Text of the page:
What Mimi Rogers' carefully nuanced performance in "The Rapture" will do for her career remains to be seen, but there's no denying the film takes her into previously uncharted territory: Her character, Sharon, a directory assistance operator in Los Angeles, participates in group sex, experiences religious ecstasy, commits murder and tells God to take a hike.
"Mimi knew she had to do something electric to jump-start her career because it was kind of stuck," says first-time director Michael Tolkin of Rogers, the star of his provocative debut film, which opened in L.A., New York and Atlanta on Friday. "She didn't want to keep playing rich women and agreeable girlfriends and she realized she'd been typecast as a stoic object, a caged rich bird. In a way, being married to Tom Cruise for three years must've been sort of a real-life version of that, and she was ready to take a chance and break out. This film gave her an opportunity to do that, and she really delivered. I think people are going to be surprised."
Rogers' performance is just one of the surprising things in Tolkin's controversial film, which has been the talk of the film community since it began screening in August. Not since Ingmar Bergman's "The Seventh Seal" has a film dealt so explicitly--some say blasphemously--with issues of faith, sin and retribution. Aptly described by critic David Ansen as "a theological film noir," this modestly budgeted movie (it was made for $3 million) is structured in such a way that it's open to wildly divergent interpretation, and test-audience response to the film has been decidedly split. Some Fundamentalist groups hail the film as right on, others lambaste it as anti-religious; some non-Christian audiences dismiss it as pro-Christian propaganda, others read it as a conservative, AIDS-era treatise on sexuality.
"Whether they agree or disagree with the politics of the film, most of the people who've seen it appreciate the fact that it deals with things that seem to have become taboo in movies," Rogers observes. "It gives people a way to talk about religious issues, and we're discovering this is something people want to talk about very much."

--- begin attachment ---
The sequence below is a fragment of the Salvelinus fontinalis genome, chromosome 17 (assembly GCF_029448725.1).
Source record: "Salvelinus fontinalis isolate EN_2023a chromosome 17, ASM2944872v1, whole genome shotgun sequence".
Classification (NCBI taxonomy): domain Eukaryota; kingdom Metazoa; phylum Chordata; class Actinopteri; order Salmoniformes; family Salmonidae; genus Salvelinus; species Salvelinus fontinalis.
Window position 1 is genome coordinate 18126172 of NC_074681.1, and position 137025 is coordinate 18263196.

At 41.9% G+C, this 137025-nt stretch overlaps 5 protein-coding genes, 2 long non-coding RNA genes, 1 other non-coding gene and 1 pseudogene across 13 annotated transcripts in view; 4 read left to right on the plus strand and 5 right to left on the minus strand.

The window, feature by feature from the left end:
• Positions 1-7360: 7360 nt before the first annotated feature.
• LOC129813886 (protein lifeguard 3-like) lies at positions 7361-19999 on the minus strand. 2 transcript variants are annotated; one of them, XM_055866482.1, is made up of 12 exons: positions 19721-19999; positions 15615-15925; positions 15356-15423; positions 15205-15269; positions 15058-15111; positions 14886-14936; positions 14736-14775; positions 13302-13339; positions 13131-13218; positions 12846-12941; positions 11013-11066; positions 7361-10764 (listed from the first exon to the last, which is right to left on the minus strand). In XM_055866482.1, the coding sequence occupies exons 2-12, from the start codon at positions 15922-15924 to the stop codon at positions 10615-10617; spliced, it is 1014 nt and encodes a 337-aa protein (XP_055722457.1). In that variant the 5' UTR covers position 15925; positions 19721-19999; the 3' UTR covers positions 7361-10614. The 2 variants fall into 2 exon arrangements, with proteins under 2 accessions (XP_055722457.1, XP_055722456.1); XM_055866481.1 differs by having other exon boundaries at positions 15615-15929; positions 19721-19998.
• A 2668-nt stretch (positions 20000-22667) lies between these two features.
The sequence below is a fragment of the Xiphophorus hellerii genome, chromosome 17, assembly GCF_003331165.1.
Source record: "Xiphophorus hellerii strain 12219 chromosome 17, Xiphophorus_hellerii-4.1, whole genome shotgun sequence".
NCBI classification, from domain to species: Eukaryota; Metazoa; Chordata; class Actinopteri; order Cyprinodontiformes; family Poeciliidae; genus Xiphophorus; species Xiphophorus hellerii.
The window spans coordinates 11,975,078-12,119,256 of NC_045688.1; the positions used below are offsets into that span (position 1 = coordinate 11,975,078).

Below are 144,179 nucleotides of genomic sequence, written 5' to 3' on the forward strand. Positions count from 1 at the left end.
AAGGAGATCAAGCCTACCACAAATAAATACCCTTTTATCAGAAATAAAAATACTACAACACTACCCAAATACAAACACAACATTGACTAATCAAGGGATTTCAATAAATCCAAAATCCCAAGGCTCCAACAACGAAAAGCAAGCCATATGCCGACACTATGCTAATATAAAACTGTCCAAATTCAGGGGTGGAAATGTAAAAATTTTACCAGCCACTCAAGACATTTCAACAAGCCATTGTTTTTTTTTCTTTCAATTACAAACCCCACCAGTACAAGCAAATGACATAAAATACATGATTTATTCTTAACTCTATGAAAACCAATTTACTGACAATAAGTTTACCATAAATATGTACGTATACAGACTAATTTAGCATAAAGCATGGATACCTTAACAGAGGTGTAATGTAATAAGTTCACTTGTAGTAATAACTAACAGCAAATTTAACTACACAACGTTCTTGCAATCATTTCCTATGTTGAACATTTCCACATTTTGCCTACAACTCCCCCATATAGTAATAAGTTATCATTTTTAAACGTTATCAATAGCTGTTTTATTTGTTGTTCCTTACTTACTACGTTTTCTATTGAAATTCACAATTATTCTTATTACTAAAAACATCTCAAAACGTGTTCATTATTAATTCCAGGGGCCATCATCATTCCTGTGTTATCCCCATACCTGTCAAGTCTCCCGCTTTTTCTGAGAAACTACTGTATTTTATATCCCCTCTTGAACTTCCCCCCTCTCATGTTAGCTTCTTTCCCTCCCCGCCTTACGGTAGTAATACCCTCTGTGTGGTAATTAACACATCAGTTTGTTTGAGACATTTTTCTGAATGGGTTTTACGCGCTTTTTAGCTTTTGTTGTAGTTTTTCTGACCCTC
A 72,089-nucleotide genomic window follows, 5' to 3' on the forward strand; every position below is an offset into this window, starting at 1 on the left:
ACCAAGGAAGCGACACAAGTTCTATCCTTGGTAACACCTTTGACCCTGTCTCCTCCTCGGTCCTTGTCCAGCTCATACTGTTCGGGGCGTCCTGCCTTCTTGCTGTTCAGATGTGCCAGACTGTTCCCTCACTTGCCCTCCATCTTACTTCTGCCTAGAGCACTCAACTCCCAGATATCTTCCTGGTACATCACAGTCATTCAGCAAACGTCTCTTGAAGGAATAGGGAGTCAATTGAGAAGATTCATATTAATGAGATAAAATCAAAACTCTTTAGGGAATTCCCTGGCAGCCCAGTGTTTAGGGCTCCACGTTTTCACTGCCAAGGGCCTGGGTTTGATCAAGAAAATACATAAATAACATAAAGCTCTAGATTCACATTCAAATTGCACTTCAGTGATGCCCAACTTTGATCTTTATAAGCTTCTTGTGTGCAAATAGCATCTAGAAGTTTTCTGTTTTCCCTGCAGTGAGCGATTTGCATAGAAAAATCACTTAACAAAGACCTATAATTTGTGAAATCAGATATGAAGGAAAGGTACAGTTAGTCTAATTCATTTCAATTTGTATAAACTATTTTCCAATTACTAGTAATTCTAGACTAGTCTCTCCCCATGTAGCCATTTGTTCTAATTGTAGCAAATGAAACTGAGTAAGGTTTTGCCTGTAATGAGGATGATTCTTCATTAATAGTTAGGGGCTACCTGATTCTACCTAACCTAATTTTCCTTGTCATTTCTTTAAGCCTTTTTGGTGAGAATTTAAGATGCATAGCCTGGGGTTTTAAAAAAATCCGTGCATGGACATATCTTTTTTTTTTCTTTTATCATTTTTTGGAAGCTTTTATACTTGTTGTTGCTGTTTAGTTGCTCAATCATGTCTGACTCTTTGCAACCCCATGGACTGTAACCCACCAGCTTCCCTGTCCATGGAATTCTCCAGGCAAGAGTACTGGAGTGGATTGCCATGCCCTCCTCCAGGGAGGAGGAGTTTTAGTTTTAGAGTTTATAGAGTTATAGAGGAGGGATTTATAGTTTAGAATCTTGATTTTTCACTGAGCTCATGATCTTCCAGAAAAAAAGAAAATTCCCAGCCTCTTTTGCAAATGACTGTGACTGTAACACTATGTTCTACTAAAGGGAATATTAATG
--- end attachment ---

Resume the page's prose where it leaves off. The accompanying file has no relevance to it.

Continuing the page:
With Rogers appearing in all but one of the film's 102 scenes, she describes the six-week L.A. shoot as simultaneously "exhilarating and terrifying, because I knew if my performance didn't work, then the movie wouldn't work."
The film chronicles the spiritual journey of Sharon as she attempts to fill the excruciating loneliness of her life with casual sexual encounters. Finally, in complete despair, she finds God, who proceeds to lead her down a path fraught with such suffering and trauma that she ultimately rejects Him. Sharon no longer doubts the existence of God--there's ample proof that He exists. However, she concludes that any God who inflicts such torment on those who place their faith in Him as unworthy of her love. Tolkin sees Sharon's defiance of God as an act of heroism and interprets the film as a metaphor for the conflict between the individual and the authority of the collective. Rogers agrees with Tolkin--sort of.
"I see the film as a warning against blind lack of self-awareness and self-determination because my character is equally blind before and after she experiences her conversion," Rogers explains. "If you interpret the film that way, then Sharon's final decision \o7 is\f7 a moment of triumph because as dark as the choice she makes is, it's the only point in the whole story where she says, 'This is what I believe and I won't violate this belief.'
"At the same time, I don't see this story as anti-religious, nor was it our intention to present my character as a 'born-again' Christian," she says emphatically. "We tried to make it clear that the story is not an indictment of any specific denomination, but rather, is an inquiry into the issues of faith, God, obedience and morality."
Catching Rogers for a conversation about the film proves to be something of a challenge, and we're meeting at a conference room at LAX, where she has a two-hour stop between flights. En route from Sun Valley, Ida. where she just completed shooting "Dark Horse" for director David Hemmings, to Santa Fe, N.M., to complete shooting with co-star Willem Dafoe on the Roger Donaldson film "White Sands," Rogers looks remarkably healthy and rested considering that she can't remember the last time she had a day off. "It's always feast or famine with me," she says with a sigh, "but I'm not complaining because I'm thrilled with what's happening with my career." Rogers will begin shooting her next film with co-star Jeff Goldblum in November.